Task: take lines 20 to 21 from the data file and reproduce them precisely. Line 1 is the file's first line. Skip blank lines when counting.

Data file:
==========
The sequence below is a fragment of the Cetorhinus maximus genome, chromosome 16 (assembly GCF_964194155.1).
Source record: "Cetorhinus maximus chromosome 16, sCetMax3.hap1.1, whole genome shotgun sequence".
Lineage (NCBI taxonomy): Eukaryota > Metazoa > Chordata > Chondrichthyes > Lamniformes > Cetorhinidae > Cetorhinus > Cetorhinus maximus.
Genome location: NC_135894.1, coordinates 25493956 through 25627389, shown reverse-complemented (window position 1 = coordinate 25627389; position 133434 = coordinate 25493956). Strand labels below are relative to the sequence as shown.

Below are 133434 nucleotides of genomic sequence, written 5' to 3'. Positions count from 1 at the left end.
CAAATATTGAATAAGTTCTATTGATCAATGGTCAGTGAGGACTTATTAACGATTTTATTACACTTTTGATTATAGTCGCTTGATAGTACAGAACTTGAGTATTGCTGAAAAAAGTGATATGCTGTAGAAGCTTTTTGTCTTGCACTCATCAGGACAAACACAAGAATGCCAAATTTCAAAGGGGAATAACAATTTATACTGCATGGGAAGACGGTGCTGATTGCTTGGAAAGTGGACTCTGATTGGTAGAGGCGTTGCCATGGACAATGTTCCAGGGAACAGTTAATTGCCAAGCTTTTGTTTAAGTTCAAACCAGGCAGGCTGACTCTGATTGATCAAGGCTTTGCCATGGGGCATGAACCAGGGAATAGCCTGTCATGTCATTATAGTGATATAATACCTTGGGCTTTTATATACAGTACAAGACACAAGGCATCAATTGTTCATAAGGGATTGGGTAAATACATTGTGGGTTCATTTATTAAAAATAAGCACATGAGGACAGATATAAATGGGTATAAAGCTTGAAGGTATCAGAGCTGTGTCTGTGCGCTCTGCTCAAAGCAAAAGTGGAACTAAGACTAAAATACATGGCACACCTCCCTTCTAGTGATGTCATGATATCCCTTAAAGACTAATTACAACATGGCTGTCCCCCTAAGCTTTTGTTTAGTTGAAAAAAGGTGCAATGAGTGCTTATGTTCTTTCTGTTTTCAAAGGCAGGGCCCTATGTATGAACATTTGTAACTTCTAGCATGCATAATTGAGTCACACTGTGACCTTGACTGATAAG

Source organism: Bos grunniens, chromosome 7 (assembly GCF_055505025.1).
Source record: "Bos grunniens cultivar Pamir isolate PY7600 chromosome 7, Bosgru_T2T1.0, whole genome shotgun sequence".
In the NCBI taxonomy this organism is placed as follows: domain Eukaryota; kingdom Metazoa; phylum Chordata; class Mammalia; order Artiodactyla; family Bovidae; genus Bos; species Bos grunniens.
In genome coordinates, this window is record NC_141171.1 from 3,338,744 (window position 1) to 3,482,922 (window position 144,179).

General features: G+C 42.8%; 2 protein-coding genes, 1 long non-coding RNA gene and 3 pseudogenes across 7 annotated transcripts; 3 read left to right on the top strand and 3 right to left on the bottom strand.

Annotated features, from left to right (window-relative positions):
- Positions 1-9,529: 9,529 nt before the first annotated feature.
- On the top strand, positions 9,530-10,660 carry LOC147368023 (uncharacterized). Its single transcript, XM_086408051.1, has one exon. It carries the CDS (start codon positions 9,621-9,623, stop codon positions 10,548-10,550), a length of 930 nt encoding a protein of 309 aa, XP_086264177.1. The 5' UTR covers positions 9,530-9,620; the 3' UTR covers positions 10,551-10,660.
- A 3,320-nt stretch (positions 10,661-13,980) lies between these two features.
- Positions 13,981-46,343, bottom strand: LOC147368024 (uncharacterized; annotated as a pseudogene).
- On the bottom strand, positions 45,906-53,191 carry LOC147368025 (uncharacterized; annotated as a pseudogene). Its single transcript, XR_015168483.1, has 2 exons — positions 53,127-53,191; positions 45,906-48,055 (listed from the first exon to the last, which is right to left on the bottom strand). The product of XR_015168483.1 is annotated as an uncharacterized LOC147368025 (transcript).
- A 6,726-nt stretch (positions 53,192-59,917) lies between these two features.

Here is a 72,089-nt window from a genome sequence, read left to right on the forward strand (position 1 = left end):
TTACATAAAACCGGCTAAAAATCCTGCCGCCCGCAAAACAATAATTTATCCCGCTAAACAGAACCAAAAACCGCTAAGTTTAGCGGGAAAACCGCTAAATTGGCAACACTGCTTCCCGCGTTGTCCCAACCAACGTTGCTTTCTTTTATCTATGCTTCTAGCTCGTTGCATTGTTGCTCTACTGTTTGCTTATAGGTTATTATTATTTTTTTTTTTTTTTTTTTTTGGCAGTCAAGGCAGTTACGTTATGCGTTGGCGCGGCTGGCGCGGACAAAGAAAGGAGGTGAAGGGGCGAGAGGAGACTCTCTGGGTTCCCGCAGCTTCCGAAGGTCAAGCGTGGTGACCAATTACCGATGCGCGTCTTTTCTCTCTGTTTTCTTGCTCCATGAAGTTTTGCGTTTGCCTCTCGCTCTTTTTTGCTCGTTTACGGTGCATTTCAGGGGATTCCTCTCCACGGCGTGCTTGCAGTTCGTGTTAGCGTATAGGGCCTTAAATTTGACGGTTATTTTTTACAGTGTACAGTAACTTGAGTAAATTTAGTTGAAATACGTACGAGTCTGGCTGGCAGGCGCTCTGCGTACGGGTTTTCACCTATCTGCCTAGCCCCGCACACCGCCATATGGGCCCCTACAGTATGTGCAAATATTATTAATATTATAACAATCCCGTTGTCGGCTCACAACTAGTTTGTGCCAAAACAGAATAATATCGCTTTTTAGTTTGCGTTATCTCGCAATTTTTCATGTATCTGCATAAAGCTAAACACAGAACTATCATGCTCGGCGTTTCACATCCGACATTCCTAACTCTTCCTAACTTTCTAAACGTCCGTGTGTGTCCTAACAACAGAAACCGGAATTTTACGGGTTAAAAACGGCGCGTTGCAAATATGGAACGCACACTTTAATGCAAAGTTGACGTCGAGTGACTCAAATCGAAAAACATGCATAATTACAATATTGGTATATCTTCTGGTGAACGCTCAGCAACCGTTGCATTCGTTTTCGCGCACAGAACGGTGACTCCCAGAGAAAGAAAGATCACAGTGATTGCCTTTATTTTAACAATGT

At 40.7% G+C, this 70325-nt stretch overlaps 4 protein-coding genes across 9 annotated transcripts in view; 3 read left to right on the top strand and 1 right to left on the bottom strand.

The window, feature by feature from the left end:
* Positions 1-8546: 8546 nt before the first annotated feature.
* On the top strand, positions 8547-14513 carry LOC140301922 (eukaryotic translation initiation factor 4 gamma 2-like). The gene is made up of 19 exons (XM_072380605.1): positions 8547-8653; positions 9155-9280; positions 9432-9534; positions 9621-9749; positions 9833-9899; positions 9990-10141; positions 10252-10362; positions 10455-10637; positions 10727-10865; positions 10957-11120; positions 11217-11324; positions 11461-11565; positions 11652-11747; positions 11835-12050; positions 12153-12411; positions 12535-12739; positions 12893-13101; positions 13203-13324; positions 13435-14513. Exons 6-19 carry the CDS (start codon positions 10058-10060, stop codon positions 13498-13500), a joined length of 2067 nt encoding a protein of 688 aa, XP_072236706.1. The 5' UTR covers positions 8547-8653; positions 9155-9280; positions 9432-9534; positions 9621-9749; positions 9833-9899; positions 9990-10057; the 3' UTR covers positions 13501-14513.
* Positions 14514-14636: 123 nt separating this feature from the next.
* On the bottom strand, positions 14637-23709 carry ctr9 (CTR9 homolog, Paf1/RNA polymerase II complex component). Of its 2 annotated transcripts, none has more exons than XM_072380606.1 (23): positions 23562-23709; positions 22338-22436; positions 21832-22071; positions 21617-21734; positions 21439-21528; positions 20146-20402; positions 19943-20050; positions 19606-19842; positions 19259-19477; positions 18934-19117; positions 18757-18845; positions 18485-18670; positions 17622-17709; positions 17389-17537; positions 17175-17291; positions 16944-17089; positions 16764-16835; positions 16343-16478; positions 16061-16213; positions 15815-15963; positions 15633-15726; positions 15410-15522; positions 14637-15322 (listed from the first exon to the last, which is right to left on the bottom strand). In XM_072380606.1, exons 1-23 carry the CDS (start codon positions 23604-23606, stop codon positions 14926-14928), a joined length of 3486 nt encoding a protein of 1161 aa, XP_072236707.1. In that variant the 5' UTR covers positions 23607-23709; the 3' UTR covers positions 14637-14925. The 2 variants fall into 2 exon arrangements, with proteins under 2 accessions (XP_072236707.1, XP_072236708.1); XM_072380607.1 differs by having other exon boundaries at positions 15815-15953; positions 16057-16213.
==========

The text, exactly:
TTACATAAAACCGGCTAAAAATCCTGCCGCCCGCAAAACAATAATTTATCCCGCTAAACAGAACCAAAAACCGCTAAGTTTAGCGGGAAAACCGCTAAATTGGCAACACTGCTTCCCGCGTTGTCCCAACCAACGTTGCTTTCTTTTATCTATGCTTCTAGCTCGTTGCATTGTTGCTCTACTGTTTGCTTATAGGTTATTATTATTTTTTTTTTTTTTTTTTTTTGGCAGTCAAGGCAGTTACGTTATGCGTTGGCGCGGCTGGCGCGGACAAAGAAAGGAGGTGAAGGGGCGAGAGGAGACTCTCTGGGTTCCCGCAGCTTCCGAAGGTCAAGCGTGGTGACCAATTACCGATGCGCGTCTTTTCTCTCTGTTTTCTTGCTCCATGAAGTTTTGCGTTTGCCTCTCGCTCTTTTTTGCTCGTTTACGGTGCATTTCAGGGGATTCCTCTCCACGGCGTGCTTGCAGTTCGTGTTAGCGTATAGGGCCTTAAATTTGACGGTTATTTTTTACAGTGTACAGTAACTTGAGTAAATTTAGTTGAAATACGTACGAGTCTGGCTGGCAGGCGCTCTGCGTACGGGTTTTCACCTATCTGCCTAGCCCCGCACACCGCCATATGGGCCCCTACAGTATGTGCAAATATTATTAATATTATAACAATCCCGTTGTCGGCTCACAACTAGTTTGTGCCAAAACAGAATAATATCGCTTTTTAGTTTGCGTTATCTCGCAATTTTTCATGTATCTGCATAAAGCTAAACACAGAACTATCATGCTCGGCGTTTCACATCCGACATTCCTAACTCTTCCTAACTTTCTAAACGTCCGTGTGTGTCCTAACAACAGAAACCGGAATTTTACGGGTTAAAAACGGCGCGTTGCAAATATGGAACGCACACTTTAATGCAAAGTTGACGTCGAGTGACTCAAATCGAAAAACATGCATAATTACAATATTGGTATATCTTCTGGTGAACGCTCAGCAACCGTTGCATTCGTTTTCGCGCACAGAACGGTGACTCCCAGAGAAAGAAAGATCACAGTGATTGCCTTTATTTTAACAATGT

At 40.7% G+C, this 70325-nt stretch overlaps 4 protein-coding genes across 9 annotated transcripts in view; 3 read left to right on the top strand and 1 right to left on the bottom strand.